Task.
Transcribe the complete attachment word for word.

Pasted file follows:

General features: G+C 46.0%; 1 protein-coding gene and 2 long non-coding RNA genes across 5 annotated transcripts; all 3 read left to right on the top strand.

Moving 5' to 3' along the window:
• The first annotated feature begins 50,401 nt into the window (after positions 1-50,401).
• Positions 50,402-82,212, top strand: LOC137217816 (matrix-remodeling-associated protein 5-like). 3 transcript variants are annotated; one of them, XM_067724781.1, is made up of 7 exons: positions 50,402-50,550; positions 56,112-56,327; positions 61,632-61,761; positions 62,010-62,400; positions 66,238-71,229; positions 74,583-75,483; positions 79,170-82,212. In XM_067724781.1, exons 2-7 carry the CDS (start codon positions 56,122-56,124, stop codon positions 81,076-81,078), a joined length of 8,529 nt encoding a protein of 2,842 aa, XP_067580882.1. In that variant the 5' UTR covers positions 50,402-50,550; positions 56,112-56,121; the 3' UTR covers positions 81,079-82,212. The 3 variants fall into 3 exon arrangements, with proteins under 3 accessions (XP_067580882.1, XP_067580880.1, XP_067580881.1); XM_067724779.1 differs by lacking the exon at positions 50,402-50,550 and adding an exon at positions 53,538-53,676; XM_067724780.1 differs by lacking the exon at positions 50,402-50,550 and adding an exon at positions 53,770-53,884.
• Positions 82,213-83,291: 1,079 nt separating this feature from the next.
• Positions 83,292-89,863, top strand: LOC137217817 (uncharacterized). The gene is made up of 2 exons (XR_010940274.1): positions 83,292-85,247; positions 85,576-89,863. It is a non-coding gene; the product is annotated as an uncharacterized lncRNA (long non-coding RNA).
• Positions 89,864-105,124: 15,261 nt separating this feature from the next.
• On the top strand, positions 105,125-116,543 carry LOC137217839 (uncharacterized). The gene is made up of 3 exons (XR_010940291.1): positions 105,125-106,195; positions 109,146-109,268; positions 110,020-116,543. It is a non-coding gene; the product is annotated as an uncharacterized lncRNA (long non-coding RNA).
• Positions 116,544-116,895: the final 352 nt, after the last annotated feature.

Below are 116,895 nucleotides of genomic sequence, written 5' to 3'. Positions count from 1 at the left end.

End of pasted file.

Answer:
General features: G+C 46.0%; 1 protein-coding gene and 2 long non-coding RNA genes across 5 annotated transcripts; all 3 read left to right on the top strand.

Moving 5' to 3' along the window:
• The first annotated feature begins 50,401 nt into the window (after positions 1-50,401).
• Positions 50,402-82,212, top strand: LOC137217816 (matrix-remodeling-associated protein 5-like). 3 transcript variants are annotated; one of them, XM_067724781.1, is made up of 7 exons: positions 50,402-50,550; positions 56,112-56,327; positions 61,632-61,761; positions 62,010-62,400; positions 66,238-71,229; positions 74,583-75,483; positions 79,170-82,212. In XM_067724781.1, exons 2-7 carry the CDS (start codon positions 56,122-56,124, stop codon positions 81,076-81,078), a joined length of 8,529 nt encoding a protein of 2,842 aa, XP_067580882.1. In that variant the 5' UTR covers positions 50,402-50,550; positions 56,112-56,121; the 3' UTR covers positions 81,079-82,212. The 3 variants fall into 3 exon arrangements, with proteins under 3 accessions (XP_067580882.1, XP_067580880.1, XP_067580881.1); XM_067724779.1 differs by lacking the exon at positions 50,402-50,550 and adding an exon at positions 53,538-53,676; XM_067724780.1 differs by lacking the exon at positions 50,402-50,550 and adding an exon at positions 53,770-53,884.
• Positions 82,213-83,291: 1,079 nt separating this feature from the next.
• Positions 83,292-89,863, top strand: LOC137217817 (uncharacterized). The gene is made up of 2 exons (XR_010940274.1): positions 83,292-85,247; positions 85,576-89,863. It is a non-coding gene; the product is annotated as an uncharacterized lncRNA (long non-coding RNA).
• Positions 89,864-105,124: 15,261 nt separating this feature from the next.
• On the top strand, positions 105,125-116,543 carry LOC137217839 (uncharacterized). The gene is made up of 3 exons (XR_010940291.1): positions 105,125-106,195; positions 109,146-109,268; positions 110,020-116,543. It is a non-coding gene; the product is annotated as an uncharacterized lncRNA (long non-coding RNA).
• Positions 116,544-116,895: the final 352 nt, after the last annotated feature.

Below are 116,895 nucleotides of genomic sequence, written 5' to 3'. Positions count from 1 at the left end.